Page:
During the Coronavirus pandemic, Art Spiel is reaching out to artists to learn how they are coping.
Bonny Leibowitz explores in her work the inner workings of consciousness, the transitory nature of thought and questions the construct of certainty. She utilizes a variety of materials including Tyvek, Plaster, Vinyl, Fosshape, Dura-lar, foam, wax, pigments, ink, found objects and more. Her solo exhibitions include Cohn Drennan Contemporary – Dallas, TX, The Museum of Art – Wichita Falls, TX, Art Cube Gallery – Laguna Beach, CA, Liliana Bloch Gallery – Dallas, TX, No.4 Studio – Brooklyn, NY and The Neon Heater – Findlay, OH. Originally from Philadelphia, Leibowitz lives in Dallas, TX. where she maintains her studio practice.
AS: How are you coping?
BL: As I came to see what was unfolding, I went into emergency mode, scrambling to reorganize everything around my teaching businesses and have continued on that trajectory ever since with the exception of several hours off and on of hitting a wall and just languishing in bed, overcome with I can’t even say what, just overcome with every feeling a person could have around such a profound time for us and a general lethargy and exhaustion. It sometimes seems absurd to be productive and at other times, the right thing to do.
Eventually, when we got our shelter-in-place restrictions, I thought it wouldn’t bother me a bit but I realized, after a few weeks, that the profound sense of sadness was coming, in part, from that lack of connection. It’s been interesting to see how much I need that. I’ve been reaching out a bit more.
“Terra Unfirma”, the body of work I’ve been immersed in the last few years, has been about just this, the misunderstanding and appearance of things, of life as solid and unchanging, of how things “should” be, and how that certainty is a only a concept.
AS: Has your routine changed?
BL: In addition to making my own work, I run two teaching studios in Dallas; The Encaustic Center and The Bonny Studio. The teaching includes on-going weekly classes; with about 40 students per week at the Bonny Studio and 1 to 4-day workshops at The Encaustic Center conducted by guest artist / instructors here locally and from all over the country. As you can imagine, that has all come to a halt. I’ve had to reschedule flights, hotel stays, co-ordinate new dates – on and on. Participants from out-of-state and locally have also had to make adjustments, of course, it’s not been easy on anyone.
I’ve also been finding new ways to work online with artists – doing critiques on their work via email. I have always offered one-on-ones, but this is a little different where I mark up the work from images they send to resolve issues and strengthen the work technically, aesthetically and conceptually. I’m sharing links to artists they might find associations with and suggesting ways to move forward as we dialog about their interests. It’s been good, I’ve enjoyed it and I’m learning a lot in the process.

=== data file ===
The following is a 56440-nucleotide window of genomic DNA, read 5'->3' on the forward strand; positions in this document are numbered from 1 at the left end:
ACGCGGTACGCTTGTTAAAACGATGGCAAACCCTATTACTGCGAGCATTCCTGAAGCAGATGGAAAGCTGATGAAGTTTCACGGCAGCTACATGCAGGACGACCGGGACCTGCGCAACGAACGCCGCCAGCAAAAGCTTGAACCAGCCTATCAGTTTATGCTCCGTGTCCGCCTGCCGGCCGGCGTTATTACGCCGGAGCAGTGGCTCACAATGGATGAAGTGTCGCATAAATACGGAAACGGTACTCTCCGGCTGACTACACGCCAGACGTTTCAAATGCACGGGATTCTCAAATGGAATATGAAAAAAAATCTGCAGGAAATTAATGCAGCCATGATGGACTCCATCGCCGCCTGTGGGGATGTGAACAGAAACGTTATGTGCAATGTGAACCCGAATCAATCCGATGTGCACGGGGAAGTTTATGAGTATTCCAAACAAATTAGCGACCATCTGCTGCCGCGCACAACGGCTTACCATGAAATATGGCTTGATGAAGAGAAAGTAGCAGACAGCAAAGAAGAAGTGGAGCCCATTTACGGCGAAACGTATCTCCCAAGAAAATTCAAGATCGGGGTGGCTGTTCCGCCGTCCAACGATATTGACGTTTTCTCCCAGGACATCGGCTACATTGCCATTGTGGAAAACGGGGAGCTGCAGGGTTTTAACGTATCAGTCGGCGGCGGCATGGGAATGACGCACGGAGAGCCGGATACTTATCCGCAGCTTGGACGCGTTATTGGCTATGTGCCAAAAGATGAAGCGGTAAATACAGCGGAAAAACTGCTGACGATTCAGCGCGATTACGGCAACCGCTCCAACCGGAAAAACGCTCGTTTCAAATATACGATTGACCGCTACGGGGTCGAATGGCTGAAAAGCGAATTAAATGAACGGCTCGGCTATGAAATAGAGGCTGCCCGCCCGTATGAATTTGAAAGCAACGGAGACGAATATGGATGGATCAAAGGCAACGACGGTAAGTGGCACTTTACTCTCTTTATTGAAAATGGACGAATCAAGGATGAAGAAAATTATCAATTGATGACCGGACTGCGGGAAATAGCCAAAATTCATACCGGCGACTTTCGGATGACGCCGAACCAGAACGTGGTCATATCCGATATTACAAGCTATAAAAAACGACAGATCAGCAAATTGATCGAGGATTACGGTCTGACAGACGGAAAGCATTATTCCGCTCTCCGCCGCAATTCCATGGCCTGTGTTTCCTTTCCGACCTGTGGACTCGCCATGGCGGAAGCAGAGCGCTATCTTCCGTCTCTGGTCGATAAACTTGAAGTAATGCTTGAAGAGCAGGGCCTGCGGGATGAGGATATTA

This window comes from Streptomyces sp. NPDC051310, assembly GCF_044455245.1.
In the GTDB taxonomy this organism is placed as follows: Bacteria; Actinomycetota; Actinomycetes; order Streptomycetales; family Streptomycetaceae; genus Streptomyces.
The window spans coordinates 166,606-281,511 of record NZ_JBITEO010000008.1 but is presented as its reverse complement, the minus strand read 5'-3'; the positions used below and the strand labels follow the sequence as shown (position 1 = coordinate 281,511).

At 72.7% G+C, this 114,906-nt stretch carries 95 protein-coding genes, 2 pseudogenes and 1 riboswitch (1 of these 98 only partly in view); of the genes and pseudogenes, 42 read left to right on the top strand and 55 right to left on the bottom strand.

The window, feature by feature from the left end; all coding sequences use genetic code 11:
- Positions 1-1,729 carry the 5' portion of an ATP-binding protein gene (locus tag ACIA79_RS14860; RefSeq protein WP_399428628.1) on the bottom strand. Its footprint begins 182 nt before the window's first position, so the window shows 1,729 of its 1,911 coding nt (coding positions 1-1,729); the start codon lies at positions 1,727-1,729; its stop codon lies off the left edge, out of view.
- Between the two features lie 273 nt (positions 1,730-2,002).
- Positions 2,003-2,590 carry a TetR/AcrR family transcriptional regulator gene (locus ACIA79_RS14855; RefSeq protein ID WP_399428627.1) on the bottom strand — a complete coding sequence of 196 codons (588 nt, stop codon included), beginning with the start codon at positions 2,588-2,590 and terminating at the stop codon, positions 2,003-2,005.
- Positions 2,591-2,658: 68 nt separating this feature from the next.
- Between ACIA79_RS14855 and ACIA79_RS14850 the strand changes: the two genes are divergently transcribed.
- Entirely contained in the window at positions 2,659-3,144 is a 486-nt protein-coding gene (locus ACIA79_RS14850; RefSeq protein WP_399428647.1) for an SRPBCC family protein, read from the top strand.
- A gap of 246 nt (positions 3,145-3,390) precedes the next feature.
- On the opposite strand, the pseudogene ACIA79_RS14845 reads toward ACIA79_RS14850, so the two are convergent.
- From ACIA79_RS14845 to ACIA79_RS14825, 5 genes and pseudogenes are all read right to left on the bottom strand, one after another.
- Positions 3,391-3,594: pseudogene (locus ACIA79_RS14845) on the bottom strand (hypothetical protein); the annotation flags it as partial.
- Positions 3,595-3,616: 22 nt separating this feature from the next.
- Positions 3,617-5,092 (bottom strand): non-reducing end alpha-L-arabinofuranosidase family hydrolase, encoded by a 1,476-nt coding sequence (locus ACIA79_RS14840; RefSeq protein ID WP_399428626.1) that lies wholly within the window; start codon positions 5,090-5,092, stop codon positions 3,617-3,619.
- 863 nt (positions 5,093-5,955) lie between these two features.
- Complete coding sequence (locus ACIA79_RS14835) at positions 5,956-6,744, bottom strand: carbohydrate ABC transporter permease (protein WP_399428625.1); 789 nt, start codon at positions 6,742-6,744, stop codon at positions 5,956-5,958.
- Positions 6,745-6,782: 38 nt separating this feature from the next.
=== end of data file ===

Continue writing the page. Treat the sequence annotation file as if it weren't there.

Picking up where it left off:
Although I’ve snuck in some studio hours here and there, these adjustments have kept me away from the studio and I’ve been at the computer much of the time. As we’re now looking at late May, at least, before classes and workshops will hopefully resume, I should have a good chunk of time to make work again soon.
AS: Can you describe some of your feelings about all this?
BL: My feelings have been all over the place, at first, denial. That didn’t last long. Once I began to see the severity and impact of what was going on, my thoughts and feelings began moving in and out of shock and sadness. I’ve felt, however, an underlying gratefulness for how vulnerable, interdependent and resourceful we all are.
I’ve been incredibly humbled by some of the amazing people in my life who have contributed support for my work and the studios. I see a lot of creative good coming out of it all, as well. Its great to see the exciting ways artists have made built new ways to reach out, teach online and create new groups to share work in. The impulse to connect in new ways is an exciting to watch and be a part of.
AS: What matters most right now?
BL: I’m most thankful for the health of my son, my family and friends. In the past year, my son and his girlfriend moved from LA back to Dallas. It’s been so wonderful to be able to see them regularly. Now, being thoughtful of our health and the shelter-in-place restrictions, it’s been sad to not have the dinners and the great hugs and time together. Thank goodness for Zoom and all the other means of connection. What matters now, is staying in the moment. I’m interested to see how this time will impact the work.
AS: Any thoughts about the road ahead?
BL: If life looks anything like it did, pre-pandemic, my exhibition; “Terra Unfirma”, originally slated for May 15th 2020 at M. David & Co. will be re-scheduled for the next best date. With the time I’ve had so far in the studio, since this situation unfolded, I’m finding a real unraveling of any restrictions on the work and myself. It seems even more so, that the work will take the turns it needs to take – I just need to show up. That’s an interesting place to be right now.
Etty Yaniv works on her art, art writing and curatorial projects in Brooklyn. She founded Art Spiel as a platform for highlighting the work of contemporary artists, including art reviews, studio visits, interviews with artists, curators, and gallerists. For more details contact by Email: firstname.lastname@example.org